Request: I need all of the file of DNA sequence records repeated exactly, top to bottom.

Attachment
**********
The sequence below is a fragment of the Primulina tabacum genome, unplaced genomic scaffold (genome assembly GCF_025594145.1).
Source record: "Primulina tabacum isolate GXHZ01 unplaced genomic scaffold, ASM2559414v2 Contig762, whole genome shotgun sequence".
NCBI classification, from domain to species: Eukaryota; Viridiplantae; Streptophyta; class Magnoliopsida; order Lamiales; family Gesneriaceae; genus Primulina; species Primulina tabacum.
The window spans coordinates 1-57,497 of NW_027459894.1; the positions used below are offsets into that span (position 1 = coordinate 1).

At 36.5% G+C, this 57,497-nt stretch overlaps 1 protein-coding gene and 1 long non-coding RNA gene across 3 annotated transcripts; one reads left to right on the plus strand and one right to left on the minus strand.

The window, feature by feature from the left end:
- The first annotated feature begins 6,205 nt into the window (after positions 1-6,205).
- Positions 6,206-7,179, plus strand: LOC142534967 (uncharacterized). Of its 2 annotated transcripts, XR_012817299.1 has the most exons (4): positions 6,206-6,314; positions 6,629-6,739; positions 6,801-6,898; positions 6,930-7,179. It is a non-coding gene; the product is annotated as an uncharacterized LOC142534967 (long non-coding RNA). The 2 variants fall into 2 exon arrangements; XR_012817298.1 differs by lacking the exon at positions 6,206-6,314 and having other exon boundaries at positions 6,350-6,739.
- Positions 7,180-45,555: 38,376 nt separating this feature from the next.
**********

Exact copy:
The sequence below is a fragment of the Primulina tabacum genome, unplaced genomic scaffold (genome assembly GCF_025594145.1).
Source record: "Primulina tabacum isolate GXHZ01 unplaced genomic scaffold, ASM2559414v2 Contig762, whole genome shotgun sequence".
NCBI classification, from domain to species: Eukaryota; Viridiplantae; Streptophyta; class Magnoliopsida; order Lamiales; family Gesneriaceae; genus Primulina; species Primulina tabacum.
The window spans coordinates 1-57,497 of NW_027459894.1; the positions used below are offsets into that span (position 1 = coordinate 1).

At 36.5% G+C, this 57,497-nt stretch overlaps 1 protein-coding gene and 1 long non-coding RNA gene across 3 annotated transcripts; one reads left to right on the plus strand and one right to left on the minus strand.

The window, feature by feature from the left end:
- The first annotated feature begins 6,205 nt into the window (after positions 1-6,205).
- Positions 6,206-7,179, plus strand: LOC142534967 (uncharacterized). Of its 2 annotated transcripts, XR_012817299.1 has the most exons (4): positions 6,206-6,314; positions 6,629-6,739; positions 6,801-6,898; positions 6,930-7,179. It is a non-coding gene; the product is annotated as an uncharacterized LOC142534967 (long non-coding RNA). The 2 variants fall into 2 exon arrangements; XR_012817298.1 differs by lacking the exon at positions 6,206-6,314 and having other exon boundaries at positions 6,350-6,739.
- Positions 7,180-45,555: 38,376 nt separating this feature from the next.